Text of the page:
Liverpool Business News and the Chamber of Commerce recently interviewed Terry Murphy, Managing Director of our executive division, to better understand the challenges faced across the manufacturing supply chain when recruting new staff.
Brexit and the COVID-19 pandemic have combined to create the “perfect storm” for companies facing a major challenge in recruiting new staff. And, according to Terry Murphy, managing director of Morgan Ryder’s executive search division, organisations that have not, or are not at least ready to evolve and adapt to a new market where candidates are “calling the shots”, they risk extinction.
“Currently, businesses are doing well, demand is far greater than supply,” added Terry. “The result is increasing salary levels, package negotiations, counteroffers, all concurrent with multiple job offers. Yes, candidates are indeed calling the shots, however, with the correct approach, there is a lot a company can do to bring balance to this situation. Gone are the days where an organisation (or recruiter) can guarantee success by simply placing an advert on a job board managing the “wave” of enquiries until you attract the correct CV. Candidates just aren’t searching for jobs like they were in 2019, and with most of the sector’s talent sitting dormant or passive, you really need to ask yourself, “how do we capture their attention and pull them onto the job market?” This is where there needs to be a shift in an employer’s approach.”
Just 20 years ago, 80% of Morgan Ryder’s business came from within a 20-mile radius of its Knowsley headquarters. Today, the business has a global reach, working with clients across Europe, the Middle East, Africa, and North America.
Morgan Ryder’s group managing director, Peter Ross, is also vice-chair of the Liverpool City Region Employment and Skills Board. He reports that sectors across the city region are struggling to recruit the right staff. Every sector represented on the board is experiencing huge challenges when it comes to retaining and recruiting staff,” he said. “Hospitality, professional services, construction, healthcare, education and manufacturing, and logistics are some of the sectors represented and facing these challenges"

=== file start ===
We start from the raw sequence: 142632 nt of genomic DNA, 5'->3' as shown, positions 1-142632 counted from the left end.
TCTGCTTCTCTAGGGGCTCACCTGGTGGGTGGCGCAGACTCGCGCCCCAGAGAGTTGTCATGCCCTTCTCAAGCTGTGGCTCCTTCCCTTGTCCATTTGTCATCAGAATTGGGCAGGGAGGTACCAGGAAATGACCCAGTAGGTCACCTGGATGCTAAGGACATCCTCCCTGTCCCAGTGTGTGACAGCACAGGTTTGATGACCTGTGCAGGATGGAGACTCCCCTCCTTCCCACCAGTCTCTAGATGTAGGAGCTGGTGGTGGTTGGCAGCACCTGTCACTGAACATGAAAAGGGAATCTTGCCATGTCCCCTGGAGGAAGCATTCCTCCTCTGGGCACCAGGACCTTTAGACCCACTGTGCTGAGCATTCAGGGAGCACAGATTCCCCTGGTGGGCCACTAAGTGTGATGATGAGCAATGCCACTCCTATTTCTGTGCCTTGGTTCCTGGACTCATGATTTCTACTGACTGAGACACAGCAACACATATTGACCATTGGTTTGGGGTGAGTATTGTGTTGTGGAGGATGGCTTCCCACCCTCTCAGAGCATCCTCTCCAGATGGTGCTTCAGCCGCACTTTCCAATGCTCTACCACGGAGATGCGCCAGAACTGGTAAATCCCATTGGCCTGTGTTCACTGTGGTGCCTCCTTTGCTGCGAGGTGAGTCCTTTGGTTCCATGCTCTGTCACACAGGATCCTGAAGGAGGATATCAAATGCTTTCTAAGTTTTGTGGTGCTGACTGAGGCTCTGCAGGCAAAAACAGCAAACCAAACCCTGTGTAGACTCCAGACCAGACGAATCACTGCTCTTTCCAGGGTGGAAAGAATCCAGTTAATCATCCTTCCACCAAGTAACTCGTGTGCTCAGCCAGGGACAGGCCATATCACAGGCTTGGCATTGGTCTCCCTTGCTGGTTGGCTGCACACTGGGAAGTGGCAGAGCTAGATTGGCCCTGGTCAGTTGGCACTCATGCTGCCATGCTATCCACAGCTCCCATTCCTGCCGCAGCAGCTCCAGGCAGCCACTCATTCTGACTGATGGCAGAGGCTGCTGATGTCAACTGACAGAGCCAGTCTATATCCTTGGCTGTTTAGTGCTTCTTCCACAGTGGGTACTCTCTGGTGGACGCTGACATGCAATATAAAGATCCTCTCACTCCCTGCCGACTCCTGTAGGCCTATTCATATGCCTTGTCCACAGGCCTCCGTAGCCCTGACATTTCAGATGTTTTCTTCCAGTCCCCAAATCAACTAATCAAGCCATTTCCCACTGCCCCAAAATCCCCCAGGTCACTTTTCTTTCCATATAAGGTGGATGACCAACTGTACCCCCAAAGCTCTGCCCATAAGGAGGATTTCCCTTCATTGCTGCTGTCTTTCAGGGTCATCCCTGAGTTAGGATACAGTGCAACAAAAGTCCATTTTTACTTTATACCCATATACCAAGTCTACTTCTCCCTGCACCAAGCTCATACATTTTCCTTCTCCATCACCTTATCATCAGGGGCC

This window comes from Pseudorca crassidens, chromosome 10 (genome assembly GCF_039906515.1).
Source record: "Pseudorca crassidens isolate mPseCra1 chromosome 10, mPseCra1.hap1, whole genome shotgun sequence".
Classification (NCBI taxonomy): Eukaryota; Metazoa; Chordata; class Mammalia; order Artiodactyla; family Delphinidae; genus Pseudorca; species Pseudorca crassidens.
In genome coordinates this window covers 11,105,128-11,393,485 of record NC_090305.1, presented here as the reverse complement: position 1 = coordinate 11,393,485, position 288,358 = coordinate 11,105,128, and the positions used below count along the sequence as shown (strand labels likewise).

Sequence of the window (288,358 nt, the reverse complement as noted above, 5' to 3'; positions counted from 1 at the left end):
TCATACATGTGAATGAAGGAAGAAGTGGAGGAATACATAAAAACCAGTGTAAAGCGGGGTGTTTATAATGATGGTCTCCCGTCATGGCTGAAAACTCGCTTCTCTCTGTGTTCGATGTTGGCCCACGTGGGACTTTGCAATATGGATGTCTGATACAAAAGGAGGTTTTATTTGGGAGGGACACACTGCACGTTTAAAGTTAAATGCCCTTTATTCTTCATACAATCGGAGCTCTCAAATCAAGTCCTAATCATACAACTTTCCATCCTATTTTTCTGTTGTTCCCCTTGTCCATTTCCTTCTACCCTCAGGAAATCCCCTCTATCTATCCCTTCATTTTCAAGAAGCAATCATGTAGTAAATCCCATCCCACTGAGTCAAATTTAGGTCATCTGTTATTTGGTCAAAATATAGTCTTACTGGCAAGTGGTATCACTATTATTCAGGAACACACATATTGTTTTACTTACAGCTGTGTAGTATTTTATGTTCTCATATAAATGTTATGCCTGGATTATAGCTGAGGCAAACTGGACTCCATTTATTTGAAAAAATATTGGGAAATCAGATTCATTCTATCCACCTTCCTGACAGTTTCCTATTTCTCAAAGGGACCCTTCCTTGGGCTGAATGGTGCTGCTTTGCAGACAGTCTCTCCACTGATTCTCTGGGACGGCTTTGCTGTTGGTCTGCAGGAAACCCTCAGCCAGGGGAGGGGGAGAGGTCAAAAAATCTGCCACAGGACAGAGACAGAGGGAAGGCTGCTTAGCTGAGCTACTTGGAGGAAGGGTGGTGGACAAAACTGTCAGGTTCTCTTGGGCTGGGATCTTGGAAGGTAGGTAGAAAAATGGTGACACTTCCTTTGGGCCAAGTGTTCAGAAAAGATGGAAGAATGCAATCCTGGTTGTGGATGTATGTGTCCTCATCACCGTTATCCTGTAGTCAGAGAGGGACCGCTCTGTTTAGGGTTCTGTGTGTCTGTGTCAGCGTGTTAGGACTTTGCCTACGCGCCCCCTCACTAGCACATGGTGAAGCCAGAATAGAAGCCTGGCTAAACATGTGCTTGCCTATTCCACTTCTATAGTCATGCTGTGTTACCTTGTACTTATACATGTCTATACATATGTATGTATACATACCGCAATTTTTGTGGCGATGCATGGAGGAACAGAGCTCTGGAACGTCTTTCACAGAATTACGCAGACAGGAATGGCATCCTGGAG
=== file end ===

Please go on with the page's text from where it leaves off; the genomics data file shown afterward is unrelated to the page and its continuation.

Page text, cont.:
He reports that, in some cases, London law firms are taking full advantage of the shift towards working from home (WFH) to swoop in and recruit talented people based in the city region. He explained: “They are paying London salaries but allowing people to remain WFH in Liverpool city region.”
Terry believes the recruitment market, distorted by both the pandemic and Brexit, will continue to heavily favour those looking for roles for at least the next 12 months, possibly for up to two years. After that, he believes, things may settle down.
However, he added: “There is no doubt that not all of the disruption is temporary. We are also seeing a genuine structural change in the market and the smarter employers are looking to get ahead of this. Those who are slow to catch up may find cultural shifts become an existential threat to their businesses. WFH is now an established practice. Many more people now want that kind of flexibility from their job and that isn’t going to go away. In the US, they are already well ahead of the game on this but many employers in the UK are still struggling to adjust. We are still spending significant time with organisations, laying the foundations for current and future recruitment drives, educating hiring managers on challenges, building and driving employer brands, helping them to react quickly. Companies need to properly prepare for recruitment. They must be able to sell their businesses to potential employees. Why should a person resign from their current role and be excited to join your team? Often, we will ask the senior managers or directors of a company what the answer to that question is and they don’t always answer with substance. Firms are offering good salaries, which is now a given. So candidates will want to know more about the employer, the personalities of the managers, the culture, and is there a commitment to diversity. All these aspects are now in play.”